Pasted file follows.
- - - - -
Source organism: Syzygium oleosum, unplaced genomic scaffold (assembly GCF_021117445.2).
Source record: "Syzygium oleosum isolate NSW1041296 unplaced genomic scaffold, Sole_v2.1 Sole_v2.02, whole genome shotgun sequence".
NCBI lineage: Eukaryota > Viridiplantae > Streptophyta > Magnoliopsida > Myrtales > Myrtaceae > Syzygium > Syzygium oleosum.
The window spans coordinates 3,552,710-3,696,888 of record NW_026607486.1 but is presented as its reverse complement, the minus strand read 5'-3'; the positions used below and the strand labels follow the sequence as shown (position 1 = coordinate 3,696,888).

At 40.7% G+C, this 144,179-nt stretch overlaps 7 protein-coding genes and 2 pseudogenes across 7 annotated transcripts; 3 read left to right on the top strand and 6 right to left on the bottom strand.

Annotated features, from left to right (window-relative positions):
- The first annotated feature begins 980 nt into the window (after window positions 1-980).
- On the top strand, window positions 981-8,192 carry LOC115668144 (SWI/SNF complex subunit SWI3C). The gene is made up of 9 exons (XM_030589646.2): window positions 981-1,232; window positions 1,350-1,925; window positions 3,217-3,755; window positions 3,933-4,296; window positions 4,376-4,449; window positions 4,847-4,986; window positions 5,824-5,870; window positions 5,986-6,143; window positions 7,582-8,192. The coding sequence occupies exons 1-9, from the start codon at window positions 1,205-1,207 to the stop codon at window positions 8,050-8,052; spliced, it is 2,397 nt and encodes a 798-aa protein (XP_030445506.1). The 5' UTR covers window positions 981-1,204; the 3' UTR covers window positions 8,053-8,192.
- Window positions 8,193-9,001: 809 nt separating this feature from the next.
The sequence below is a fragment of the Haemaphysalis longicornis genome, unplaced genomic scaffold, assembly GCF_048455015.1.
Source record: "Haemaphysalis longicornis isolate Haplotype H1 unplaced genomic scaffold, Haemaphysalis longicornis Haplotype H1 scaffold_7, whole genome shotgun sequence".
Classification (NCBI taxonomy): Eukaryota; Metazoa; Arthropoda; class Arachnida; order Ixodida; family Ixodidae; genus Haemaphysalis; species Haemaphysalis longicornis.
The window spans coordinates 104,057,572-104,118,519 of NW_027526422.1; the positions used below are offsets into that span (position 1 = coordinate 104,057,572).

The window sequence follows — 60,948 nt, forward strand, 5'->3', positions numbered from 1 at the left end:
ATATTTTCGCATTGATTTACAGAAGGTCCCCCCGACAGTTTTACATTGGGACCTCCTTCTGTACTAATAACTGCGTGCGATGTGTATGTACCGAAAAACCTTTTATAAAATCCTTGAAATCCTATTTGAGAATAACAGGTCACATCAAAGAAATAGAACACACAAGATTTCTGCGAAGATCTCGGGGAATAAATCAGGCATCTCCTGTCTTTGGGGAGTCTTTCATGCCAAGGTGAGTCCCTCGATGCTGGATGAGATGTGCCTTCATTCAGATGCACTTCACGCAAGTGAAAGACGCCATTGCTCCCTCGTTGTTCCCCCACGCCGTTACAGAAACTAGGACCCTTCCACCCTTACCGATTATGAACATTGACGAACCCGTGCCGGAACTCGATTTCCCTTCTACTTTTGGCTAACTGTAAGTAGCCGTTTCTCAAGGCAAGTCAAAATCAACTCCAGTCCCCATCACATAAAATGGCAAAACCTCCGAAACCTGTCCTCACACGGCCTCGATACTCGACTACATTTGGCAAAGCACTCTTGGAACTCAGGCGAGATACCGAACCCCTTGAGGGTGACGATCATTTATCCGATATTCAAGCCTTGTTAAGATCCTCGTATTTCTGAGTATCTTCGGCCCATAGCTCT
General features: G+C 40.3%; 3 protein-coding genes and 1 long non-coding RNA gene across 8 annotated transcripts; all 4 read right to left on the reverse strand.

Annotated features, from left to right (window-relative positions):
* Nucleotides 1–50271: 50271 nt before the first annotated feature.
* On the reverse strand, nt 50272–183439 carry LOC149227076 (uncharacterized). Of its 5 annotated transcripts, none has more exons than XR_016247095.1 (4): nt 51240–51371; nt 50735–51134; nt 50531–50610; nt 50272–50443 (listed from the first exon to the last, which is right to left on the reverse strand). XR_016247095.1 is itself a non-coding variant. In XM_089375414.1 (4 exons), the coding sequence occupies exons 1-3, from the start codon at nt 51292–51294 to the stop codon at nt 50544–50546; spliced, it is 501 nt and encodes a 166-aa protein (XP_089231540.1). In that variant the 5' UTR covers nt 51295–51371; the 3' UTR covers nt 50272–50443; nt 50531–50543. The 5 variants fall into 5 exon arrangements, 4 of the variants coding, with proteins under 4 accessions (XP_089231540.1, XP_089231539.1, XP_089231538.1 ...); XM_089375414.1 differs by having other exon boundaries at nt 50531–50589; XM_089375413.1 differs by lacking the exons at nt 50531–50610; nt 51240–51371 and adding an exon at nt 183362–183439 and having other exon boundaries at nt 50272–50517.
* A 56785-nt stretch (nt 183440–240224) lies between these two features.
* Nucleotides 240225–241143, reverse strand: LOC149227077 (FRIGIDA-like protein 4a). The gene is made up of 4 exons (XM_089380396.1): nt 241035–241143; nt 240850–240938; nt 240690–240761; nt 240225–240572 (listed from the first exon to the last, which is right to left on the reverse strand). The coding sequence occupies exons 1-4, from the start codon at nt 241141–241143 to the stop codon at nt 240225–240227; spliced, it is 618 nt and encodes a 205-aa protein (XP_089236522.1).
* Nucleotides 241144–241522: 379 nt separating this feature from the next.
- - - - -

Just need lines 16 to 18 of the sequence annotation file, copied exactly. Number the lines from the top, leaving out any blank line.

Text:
General features: G+C 40.3%; 3 protein-coding genes and 1 long non-coding RNA gene across 8 annotated transcripts; all 4 read right to left on the reverse strand.

Annotated features, from left to right (window-relative positions):
* Nucleotides 1–50271: 50271 nt before the first annotated feature.